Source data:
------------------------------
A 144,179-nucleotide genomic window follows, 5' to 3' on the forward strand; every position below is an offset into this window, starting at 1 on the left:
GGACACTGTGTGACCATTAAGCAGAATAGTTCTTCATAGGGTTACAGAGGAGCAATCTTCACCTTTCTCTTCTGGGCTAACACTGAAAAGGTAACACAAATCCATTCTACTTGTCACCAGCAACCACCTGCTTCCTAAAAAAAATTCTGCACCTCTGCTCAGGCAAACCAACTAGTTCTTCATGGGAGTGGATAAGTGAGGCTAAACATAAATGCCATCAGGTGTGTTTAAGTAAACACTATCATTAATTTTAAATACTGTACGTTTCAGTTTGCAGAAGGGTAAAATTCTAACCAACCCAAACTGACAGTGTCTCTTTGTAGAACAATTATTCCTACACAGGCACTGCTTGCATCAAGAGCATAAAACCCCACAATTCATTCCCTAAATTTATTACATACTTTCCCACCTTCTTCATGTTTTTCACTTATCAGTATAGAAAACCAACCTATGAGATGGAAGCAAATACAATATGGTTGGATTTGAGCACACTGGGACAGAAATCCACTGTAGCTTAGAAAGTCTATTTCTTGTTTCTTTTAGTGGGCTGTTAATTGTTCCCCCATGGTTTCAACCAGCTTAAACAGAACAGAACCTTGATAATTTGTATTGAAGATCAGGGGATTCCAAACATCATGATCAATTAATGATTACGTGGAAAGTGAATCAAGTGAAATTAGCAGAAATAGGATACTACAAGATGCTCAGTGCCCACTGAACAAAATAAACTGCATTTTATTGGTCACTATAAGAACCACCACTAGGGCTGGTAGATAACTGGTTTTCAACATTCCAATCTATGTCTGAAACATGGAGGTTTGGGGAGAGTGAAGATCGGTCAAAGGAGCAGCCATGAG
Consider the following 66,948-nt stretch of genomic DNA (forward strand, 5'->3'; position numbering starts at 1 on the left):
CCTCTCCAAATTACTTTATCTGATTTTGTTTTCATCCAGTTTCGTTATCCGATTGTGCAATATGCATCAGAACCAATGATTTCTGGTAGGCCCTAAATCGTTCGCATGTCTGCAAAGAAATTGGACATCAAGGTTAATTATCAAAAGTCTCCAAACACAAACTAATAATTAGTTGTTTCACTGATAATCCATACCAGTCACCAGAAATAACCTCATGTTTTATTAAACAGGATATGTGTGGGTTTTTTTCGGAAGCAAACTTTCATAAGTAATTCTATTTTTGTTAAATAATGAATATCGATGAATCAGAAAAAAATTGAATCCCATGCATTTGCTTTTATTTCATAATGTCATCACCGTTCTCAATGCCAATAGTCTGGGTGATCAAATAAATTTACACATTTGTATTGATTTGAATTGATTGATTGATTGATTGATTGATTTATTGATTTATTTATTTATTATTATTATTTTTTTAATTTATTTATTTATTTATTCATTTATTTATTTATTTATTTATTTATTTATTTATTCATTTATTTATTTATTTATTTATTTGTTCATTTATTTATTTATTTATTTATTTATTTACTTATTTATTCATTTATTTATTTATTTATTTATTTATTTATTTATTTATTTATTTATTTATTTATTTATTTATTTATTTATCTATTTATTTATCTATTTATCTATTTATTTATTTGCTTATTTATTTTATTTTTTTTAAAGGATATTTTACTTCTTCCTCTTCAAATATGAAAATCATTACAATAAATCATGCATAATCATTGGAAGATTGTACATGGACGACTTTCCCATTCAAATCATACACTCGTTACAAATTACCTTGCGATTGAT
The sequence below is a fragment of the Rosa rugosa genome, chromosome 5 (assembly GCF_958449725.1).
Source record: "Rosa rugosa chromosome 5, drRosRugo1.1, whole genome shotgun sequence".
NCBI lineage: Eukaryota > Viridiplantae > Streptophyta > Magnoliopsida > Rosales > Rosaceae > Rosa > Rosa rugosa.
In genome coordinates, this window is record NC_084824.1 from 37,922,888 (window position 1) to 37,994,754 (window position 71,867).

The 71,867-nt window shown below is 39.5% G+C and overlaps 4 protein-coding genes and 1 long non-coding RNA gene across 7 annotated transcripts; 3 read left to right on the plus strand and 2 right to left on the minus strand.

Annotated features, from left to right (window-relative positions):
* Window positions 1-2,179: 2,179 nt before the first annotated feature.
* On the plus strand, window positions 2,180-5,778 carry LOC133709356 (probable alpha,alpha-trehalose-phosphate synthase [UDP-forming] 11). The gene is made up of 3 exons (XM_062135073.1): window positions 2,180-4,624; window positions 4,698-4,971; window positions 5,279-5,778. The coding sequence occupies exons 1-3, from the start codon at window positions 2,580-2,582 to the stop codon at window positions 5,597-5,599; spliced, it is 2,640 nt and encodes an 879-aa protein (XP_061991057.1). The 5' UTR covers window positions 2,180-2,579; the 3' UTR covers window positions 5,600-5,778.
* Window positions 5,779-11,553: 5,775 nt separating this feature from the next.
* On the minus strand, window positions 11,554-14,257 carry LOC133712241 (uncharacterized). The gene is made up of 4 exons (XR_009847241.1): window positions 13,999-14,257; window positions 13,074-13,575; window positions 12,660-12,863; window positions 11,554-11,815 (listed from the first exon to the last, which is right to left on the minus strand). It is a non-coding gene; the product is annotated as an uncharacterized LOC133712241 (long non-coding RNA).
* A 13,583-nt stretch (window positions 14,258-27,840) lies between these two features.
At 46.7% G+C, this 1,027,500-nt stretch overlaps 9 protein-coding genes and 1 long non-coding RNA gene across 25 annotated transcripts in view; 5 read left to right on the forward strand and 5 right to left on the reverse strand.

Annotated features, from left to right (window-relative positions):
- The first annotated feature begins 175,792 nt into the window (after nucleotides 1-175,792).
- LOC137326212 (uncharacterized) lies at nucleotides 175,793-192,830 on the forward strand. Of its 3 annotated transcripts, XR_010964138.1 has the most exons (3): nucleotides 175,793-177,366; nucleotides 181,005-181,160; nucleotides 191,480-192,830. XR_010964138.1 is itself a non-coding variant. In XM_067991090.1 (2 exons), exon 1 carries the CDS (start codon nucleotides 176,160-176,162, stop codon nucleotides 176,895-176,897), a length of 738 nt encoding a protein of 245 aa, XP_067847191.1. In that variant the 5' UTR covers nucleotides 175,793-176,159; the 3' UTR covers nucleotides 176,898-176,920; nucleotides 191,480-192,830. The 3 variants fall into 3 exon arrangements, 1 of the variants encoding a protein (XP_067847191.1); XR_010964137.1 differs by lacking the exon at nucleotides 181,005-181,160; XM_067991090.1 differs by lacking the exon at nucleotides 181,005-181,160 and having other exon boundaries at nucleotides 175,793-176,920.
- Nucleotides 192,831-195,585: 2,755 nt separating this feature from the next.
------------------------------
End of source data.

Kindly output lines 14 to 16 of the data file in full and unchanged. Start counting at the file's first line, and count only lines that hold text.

* On the minus strand, window positions 11,554-14,257 carry LOC133712241 (uncharacterized). The gene is made up of 4 exons (XR_009847241.1): window positions 13,999-14,257; window positions 13,074-13,575; window positions 12,660-12,863; window positions 11,554-11,815 (listed from the first exon to the last, which is right to left on the minus strand). It is a non-coding gene; the product is annotated as an uncharacterized LOC133712241 (long non-coding RNA).
* A 13,583-nt stretch (window positions 14,258-27,840) lies between these two features.
At 46.7% G+C, this 1,027,500-nt stretch overlaps 9 protein-coding genes and 1 long non-coding RNA gene across 25 annotated transcripts in view; 5 read left to right on the forward strand and 5 right to left on the reverse strand.